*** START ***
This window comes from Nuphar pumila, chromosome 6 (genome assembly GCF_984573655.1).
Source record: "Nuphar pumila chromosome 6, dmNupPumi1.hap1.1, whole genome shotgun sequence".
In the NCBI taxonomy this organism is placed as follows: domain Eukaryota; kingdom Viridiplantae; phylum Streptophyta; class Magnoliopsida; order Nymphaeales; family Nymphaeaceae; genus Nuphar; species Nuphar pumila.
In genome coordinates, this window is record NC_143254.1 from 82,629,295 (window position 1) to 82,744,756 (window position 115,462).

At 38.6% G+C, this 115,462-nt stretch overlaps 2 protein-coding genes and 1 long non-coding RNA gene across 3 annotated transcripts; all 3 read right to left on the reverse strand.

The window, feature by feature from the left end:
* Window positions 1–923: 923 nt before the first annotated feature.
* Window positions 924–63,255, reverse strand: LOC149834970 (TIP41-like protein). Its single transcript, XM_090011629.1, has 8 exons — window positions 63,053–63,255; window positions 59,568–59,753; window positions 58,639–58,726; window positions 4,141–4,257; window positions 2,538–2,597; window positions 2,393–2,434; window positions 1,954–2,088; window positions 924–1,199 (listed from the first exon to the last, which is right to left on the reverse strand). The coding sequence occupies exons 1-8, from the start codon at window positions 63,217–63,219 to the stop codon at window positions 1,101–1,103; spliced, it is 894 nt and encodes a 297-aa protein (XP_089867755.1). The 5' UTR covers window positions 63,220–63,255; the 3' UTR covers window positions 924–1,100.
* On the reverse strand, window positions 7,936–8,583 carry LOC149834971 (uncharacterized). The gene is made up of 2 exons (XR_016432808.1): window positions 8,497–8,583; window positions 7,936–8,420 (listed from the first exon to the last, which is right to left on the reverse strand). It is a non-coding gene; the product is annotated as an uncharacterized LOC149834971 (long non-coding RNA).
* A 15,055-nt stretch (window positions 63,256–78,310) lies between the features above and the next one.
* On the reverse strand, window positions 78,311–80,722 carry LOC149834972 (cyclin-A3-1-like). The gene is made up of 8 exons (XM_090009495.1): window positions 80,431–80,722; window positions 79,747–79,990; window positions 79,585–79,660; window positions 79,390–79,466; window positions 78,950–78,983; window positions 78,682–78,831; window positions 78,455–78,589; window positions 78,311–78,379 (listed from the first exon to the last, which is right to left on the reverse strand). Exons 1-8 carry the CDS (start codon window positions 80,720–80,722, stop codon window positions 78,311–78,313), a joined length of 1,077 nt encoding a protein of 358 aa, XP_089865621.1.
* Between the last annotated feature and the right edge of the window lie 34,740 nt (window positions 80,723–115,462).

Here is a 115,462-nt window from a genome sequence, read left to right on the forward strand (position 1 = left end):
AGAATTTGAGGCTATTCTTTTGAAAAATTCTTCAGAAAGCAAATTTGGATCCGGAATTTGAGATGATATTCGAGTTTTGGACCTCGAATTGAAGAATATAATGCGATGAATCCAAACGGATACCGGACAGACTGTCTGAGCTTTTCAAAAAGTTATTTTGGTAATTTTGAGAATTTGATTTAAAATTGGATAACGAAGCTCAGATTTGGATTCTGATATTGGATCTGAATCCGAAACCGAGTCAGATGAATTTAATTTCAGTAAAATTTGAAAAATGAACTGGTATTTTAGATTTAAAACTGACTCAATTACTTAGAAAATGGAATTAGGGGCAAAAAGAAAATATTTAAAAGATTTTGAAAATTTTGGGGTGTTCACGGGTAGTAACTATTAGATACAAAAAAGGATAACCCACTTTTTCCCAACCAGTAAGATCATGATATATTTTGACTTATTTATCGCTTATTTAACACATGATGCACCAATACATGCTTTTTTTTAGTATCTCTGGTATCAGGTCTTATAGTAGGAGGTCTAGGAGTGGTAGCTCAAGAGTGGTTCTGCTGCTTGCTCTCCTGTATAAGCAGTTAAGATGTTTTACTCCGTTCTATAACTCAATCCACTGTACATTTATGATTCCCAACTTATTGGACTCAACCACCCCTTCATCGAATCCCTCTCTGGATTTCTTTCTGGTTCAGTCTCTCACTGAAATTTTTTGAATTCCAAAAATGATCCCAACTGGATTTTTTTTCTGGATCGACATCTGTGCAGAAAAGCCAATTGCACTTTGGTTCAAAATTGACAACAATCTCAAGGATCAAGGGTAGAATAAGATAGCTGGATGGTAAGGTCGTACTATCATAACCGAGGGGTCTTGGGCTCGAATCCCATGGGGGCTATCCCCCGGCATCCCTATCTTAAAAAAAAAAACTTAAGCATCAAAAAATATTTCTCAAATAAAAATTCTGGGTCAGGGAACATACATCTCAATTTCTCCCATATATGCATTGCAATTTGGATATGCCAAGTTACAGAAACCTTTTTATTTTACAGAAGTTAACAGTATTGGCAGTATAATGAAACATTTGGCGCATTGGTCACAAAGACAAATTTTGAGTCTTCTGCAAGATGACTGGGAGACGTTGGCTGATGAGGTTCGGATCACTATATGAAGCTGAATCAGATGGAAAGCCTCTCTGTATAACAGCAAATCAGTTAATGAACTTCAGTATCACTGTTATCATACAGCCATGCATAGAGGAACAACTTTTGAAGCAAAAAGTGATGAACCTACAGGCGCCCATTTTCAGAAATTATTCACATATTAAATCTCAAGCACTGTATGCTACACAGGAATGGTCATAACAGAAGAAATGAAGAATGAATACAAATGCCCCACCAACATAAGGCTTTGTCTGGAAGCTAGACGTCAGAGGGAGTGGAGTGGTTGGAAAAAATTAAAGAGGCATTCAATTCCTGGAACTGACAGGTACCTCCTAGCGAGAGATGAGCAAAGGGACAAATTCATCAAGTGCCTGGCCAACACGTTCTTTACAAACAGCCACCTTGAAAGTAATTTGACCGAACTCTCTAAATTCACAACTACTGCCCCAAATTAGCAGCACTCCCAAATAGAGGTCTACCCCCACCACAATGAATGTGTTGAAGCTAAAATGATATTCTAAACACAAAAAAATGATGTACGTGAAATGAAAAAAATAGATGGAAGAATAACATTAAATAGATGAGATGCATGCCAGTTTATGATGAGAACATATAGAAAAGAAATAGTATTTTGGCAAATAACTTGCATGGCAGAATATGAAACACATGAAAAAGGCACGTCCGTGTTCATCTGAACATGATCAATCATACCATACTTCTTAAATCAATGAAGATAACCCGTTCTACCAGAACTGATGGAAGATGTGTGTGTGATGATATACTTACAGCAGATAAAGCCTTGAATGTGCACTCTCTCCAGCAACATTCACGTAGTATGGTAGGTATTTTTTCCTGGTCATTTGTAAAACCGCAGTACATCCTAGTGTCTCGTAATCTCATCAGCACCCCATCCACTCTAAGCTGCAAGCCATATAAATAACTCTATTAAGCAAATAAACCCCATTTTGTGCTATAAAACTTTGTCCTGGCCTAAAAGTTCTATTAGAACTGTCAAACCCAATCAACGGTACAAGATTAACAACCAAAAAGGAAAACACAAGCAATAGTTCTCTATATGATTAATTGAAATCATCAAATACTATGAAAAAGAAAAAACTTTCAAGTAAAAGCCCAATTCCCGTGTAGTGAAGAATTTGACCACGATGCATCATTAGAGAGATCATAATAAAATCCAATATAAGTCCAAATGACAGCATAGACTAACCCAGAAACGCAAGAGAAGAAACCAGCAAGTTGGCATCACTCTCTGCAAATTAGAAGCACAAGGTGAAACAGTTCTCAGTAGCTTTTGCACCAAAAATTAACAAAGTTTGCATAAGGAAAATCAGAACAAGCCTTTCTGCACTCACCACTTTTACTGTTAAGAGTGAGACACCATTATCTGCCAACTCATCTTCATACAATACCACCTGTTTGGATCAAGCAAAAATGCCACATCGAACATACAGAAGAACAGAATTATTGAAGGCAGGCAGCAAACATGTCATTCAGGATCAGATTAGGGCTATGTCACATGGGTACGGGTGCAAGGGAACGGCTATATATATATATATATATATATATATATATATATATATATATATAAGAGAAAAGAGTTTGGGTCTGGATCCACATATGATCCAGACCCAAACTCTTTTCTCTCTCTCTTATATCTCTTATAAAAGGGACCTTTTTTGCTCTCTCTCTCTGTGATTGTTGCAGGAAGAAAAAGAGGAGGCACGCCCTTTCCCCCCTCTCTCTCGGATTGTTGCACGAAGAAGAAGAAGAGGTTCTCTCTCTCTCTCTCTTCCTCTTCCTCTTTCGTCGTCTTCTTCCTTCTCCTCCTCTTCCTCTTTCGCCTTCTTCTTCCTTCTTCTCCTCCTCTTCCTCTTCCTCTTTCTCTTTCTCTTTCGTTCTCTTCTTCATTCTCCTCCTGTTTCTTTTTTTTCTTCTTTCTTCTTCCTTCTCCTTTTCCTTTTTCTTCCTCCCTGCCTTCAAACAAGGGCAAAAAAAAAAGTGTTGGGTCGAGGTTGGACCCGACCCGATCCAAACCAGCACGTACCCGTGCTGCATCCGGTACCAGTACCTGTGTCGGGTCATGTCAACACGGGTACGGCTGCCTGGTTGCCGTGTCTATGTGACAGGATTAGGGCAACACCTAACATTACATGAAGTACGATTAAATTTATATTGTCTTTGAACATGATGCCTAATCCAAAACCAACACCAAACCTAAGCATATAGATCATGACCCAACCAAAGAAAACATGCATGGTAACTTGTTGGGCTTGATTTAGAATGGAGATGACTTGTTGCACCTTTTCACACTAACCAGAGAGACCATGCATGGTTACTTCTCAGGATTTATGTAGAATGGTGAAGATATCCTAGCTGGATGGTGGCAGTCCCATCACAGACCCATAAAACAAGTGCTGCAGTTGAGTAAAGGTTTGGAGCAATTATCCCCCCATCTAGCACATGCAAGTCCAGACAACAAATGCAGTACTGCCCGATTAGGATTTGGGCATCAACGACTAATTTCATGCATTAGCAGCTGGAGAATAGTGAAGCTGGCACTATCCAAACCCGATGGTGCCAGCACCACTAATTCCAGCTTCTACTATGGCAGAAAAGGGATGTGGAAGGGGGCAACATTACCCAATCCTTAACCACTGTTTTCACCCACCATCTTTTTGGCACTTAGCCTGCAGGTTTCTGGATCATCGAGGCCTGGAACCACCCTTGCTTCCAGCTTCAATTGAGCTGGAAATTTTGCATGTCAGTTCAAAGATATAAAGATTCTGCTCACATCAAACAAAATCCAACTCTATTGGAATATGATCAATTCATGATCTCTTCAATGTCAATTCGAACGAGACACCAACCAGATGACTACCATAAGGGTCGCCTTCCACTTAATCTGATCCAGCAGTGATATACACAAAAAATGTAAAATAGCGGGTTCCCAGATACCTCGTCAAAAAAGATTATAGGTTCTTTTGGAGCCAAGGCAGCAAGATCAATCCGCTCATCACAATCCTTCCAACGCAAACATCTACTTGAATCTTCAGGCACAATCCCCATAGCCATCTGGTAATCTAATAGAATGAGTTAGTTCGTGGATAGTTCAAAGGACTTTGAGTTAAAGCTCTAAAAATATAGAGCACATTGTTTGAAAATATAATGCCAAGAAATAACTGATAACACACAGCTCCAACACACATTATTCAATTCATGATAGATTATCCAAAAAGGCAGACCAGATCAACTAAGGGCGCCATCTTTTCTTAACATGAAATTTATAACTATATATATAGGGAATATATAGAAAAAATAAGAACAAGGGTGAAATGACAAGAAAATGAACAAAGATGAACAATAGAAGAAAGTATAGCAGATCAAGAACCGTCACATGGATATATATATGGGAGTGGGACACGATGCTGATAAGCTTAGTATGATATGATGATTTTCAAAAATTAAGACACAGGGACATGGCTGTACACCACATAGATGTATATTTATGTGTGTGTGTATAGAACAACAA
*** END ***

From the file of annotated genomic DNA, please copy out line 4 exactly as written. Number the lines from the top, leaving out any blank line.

In genome coordinates, this window is record NC_143254.1 from 82,629,295 (window position 1) to 82,744,756 (window position 115,462).